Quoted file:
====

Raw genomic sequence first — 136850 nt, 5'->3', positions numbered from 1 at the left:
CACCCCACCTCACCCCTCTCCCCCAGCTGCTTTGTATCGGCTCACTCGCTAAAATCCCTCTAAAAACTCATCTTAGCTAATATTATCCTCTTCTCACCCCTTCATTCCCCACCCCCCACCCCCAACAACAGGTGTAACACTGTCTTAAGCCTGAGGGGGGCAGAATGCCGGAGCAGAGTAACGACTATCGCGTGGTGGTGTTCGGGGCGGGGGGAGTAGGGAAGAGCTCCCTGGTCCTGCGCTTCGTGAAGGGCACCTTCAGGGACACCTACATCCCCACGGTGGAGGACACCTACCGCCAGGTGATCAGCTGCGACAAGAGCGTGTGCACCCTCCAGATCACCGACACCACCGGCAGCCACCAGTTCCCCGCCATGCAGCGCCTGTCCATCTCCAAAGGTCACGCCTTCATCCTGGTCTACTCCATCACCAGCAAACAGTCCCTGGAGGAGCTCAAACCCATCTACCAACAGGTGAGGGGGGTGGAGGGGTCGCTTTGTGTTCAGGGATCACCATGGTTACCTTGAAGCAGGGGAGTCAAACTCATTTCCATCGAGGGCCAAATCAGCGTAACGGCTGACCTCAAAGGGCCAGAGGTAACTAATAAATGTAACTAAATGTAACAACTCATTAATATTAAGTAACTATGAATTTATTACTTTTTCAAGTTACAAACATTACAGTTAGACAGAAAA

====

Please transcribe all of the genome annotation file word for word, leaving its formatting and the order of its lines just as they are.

Raw genomic sequence first — 136850 nt, 5'->3', positions numbered from 1 at the left:
CACCCCACCTCACCCCTCTCCCCCAGCTGCTTTGTATCGGCTCACTCGCTAAAATCCCTCTAAAAACTCATCTTAGCTAATATTATCCTCTTCTCACCCCTTCATTCCCCACCCCCCACCCCCAACAACAGGTGTAACACTGTCTTAAGCCTGAGGGGGGCAGAATGCCGGAGCAGAGTAACGACTATCGCGTGGTGGTGTTCGGGGCGGGGGGAGTAGGGAAGAGCTCCCTGGTCCTGCGCTTCGTGAAGGGCACCTTCAGGGACACCTACATCCCCACGGTGGAGGACACCTACCGCCAGGTGATCAGCTGCGACAAGAGCGTGTGCACCCTCCAGATCACCGACACCACCGGCAGCCACCAGTTCCCCGCCATGCAGCGCCTGTCCATCTCCAAAGGTCACGCCTTCATCCTGGTCTACTCCATCACCAGCAAACAGTCCCTGGAGGAGCTCAAACCCATCTACCAACAGGTGAGGGGGGTGGAGGGGTCGCTTTGTGTTCAGGGATCACCATGGTTACCTTGAAGCAGGGGAGTCAAACTCATTTCCATCGAGGGCCAAATCAGCGTAACGGCTGACCTCAAAGGGCCAGAGGTAACTAATAAATGTAACTAAATGTAACAACTCATTAATATTAAGTAACTATGAATTTATTACTTTTTCAAGTTACAAACATTACAGTTAGACAGAAAA